The Power up explores how professional sports leagues and esports leagues are working together: 'It starts with me'

Jonathan Lee
·4-min read

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At first glance, traditional sports and esports seem to have little in common. But as The Power Up’s host Jennifer “Narz” Vargas explains, sports leagues have been collaborating closely with game franchises after witnessing the booming growth of esports.

One of those leagues is the National Basketball Association (NBA). OG King Curt is the GM and coach of the Nets Gaming Crew, the official NBA 2K esports team of the Brooklyn Nets. His love of both basketball and video games began early.

“I started playing Atari then Nintendo then Sega Genesis,” Curt told In The Know. “I always had a love for sports games.”

When NBA 2K was released, Curt eagerly began competing in the game’s budding amateur circuit. Eventually, he met Toijuin “LT” Fairley, who is currently the head coach of the Mavs Gaming Crew. The two of them started their own NBA 2K league, the My Players Basketball Association (MPBA).

As for how Curt got hired by the Nets, he attributed it to his experience as a trailblazer in the competitive NBA 2K scene and as a real-life coach.

“I think just overall with that just having experience and knowledge about the players and the landscape allowed me to get an interview with the Nets Gaming Crew,” Curt said.

As both a gamer and an athlete, Curt saw working in the NBA 2K League as a natural and logical fit.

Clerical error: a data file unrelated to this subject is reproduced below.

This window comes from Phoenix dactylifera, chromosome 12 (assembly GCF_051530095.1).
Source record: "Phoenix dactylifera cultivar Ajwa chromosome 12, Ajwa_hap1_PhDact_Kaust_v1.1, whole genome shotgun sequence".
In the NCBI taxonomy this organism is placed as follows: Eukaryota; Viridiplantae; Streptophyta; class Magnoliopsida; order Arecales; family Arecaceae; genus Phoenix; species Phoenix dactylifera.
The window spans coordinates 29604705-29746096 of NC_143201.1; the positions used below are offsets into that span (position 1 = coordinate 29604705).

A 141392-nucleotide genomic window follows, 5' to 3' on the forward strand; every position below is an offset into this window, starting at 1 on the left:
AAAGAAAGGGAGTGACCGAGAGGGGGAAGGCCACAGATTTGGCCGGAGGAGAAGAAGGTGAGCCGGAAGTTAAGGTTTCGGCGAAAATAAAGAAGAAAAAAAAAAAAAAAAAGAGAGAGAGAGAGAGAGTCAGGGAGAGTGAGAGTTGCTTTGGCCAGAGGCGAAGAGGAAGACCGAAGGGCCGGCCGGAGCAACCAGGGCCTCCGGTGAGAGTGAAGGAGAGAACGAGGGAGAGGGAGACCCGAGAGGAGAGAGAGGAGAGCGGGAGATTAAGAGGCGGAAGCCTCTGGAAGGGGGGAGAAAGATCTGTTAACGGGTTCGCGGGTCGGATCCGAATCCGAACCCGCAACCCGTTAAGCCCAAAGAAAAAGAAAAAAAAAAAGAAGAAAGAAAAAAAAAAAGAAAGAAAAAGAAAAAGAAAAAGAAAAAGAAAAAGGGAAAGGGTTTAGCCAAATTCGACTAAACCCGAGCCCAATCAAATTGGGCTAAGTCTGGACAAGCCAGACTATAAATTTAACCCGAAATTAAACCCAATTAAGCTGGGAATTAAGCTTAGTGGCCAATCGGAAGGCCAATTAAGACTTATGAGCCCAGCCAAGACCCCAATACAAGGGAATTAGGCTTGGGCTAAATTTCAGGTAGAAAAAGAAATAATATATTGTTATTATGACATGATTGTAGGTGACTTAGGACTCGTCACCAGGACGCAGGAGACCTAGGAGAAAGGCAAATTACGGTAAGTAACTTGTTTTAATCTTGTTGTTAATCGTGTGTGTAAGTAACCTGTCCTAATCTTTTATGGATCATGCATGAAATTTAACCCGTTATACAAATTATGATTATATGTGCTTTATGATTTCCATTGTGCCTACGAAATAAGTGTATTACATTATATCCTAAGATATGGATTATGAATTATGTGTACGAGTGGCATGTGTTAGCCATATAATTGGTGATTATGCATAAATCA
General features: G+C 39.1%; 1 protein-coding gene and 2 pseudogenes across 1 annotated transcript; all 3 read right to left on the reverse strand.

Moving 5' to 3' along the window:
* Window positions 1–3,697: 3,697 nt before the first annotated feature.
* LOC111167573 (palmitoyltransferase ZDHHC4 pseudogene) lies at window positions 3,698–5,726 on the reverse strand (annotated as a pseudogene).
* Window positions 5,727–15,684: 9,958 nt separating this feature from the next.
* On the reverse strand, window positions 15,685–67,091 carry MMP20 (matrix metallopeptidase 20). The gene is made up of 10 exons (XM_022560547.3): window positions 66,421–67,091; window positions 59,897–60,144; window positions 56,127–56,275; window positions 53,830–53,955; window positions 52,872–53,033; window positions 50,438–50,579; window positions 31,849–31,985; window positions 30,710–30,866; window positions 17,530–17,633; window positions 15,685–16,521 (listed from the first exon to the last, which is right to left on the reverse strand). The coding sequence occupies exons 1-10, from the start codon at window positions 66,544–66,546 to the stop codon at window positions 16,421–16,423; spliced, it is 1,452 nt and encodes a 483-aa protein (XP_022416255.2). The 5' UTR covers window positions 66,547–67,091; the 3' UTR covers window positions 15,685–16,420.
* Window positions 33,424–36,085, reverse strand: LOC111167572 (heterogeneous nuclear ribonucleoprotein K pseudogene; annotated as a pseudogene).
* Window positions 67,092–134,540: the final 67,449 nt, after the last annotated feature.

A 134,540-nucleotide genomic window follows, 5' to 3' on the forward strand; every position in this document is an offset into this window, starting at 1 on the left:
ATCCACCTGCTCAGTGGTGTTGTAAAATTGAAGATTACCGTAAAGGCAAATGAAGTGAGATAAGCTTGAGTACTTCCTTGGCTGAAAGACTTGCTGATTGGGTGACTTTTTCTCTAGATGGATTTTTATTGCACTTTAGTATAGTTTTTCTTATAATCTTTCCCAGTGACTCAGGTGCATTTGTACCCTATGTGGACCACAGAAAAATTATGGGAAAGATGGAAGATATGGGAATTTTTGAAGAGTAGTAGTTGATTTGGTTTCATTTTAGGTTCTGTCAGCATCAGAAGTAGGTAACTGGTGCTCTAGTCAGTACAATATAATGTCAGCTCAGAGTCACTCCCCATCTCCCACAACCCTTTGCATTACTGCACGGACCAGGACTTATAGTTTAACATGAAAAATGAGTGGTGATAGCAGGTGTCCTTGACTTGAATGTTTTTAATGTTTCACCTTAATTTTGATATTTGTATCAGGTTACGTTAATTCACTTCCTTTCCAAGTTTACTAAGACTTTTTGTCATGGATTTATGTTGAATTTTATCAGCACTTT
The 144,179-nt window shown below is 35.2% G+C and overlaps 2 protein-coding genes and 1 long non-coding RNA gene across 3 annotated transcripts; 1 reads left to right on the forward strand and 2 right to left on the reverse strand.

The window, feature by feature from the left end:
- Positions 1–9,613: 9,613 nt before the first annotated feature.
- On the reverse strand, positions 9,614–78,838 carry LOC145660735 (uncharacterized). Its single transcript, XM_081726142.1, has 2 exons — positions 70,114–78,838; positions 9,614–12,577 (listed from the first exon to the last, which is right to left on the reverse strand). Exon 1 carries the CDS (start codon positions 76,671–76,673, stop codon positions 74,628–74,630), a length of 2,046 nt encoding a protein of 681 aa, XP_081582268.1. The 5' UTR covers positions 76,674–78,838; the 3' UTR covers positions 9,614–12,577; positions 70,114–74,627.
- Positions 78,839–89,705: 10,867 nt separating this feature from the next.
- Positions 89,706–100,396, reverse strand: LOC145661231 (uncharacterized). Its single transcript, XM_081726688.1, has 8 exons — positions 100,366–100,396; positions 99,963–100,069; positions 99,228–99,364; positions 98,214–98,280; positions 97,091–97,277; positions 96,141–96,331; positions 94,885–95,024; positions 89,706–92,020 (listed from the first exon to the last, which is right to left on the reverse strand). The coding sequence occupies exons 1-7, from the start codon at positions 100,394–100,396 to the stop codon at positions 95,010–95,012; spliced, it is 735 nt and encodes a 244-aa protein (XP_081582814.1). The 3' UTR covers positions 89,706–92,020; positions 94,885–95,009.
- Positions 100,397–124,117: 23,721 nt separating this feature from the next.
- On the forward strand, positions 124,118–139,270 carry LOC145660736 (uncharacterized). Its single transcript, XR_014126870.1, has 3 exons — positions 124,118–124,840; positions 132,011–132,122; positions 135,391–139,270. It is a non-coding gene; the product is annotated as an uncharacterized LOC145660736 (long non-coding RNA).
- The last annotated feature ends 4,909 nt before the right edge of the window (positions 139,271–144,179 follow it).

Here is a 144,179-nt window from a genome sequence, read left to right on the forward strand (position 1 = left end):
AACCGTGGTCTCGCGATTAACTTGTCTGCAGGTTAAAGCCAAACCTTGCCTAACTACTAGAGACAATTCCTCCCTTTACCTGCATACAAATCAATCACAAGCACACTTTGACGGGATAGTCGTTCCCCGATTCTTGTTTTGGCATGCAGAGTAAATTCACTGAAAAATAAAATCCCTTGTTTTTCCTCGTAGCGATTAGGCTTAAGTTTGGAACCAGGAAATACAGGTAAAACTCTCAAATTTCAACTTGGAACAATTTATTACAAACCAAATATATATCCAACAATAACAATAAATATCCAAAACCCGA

“When I wasn’t competing or practicing [in basketball], I could still compete on the game,” Curt explained.

Nowadays, it’s also becoming more popular to see athletes who start a side career as streamers. Legendary MMA phenom Demetrius “Mighty Mouse” Johnson has been streaming on Twitch for years already. Even Bronny James, the 16-year-old son of LeBron James, is a content creator for FaZe Clan.

WNBA champion Aerial Powers is a shooting guard for the Minnesota Lynx and also a brand ambassador for Team Liquid, one of the oldest and most prestigious teams in western esports. Powers grew up in a physically active family, and as with many young athletes today, gaming was always part of her life.

“The controller was always there, believe it or not,” Powers told In The Know. “The only thing was when I started streaming on Twitch about a year ago, that’s when people really really started noticing. If you’re a part of my family, you knew I was a gamer from the beginning, when there was a Nintendo 64. There’s always been a game.”

Powers also talked about two similarities between the WNBA and esports. First, she noted the importance of communication. Whether you’re playing basketball or Apex Legends, a team that can’t communicate also can’t coordinate, and a team that can’t coordinate is doomed to fail.

The other factor? Adrenaline rush of intense competition.

“I’ve been in some tournaments lately that has my blood and heart pumping like it would be if I’m on the actual court,” Powers said.

Streaming is still an obscure venture for many people, even among some of Powers’ own friends. But for Powers, it’s been fulfilling work that also helps her stay close to her followers.

“It became a way for my fans that might not have been at the game or never had a chance to talk to me to kinda vibe with me off the camera, off basketball, and just talk,” she said.

As the chair of the Diversity and Inclusion Task Force at Team Liquid, Powers also shoulders a responsibility that should really include everyone. Streaming still remains a predominantly white male space. For Powers, changing that begins with herself.

“It starts with me, right?” Powers said. “It starts with seeing females like me. Seeing more women in leadership positions and positions of power. You know, you don’t have to only be a gamer. You can be a graphic designer… You can be a music artist. You can also be a team owner, right?”

Achieving this goal requires equity, which means organizations have a lot of catching up to do and provide streamers of color with the same opportunities that have been given to white streamers.

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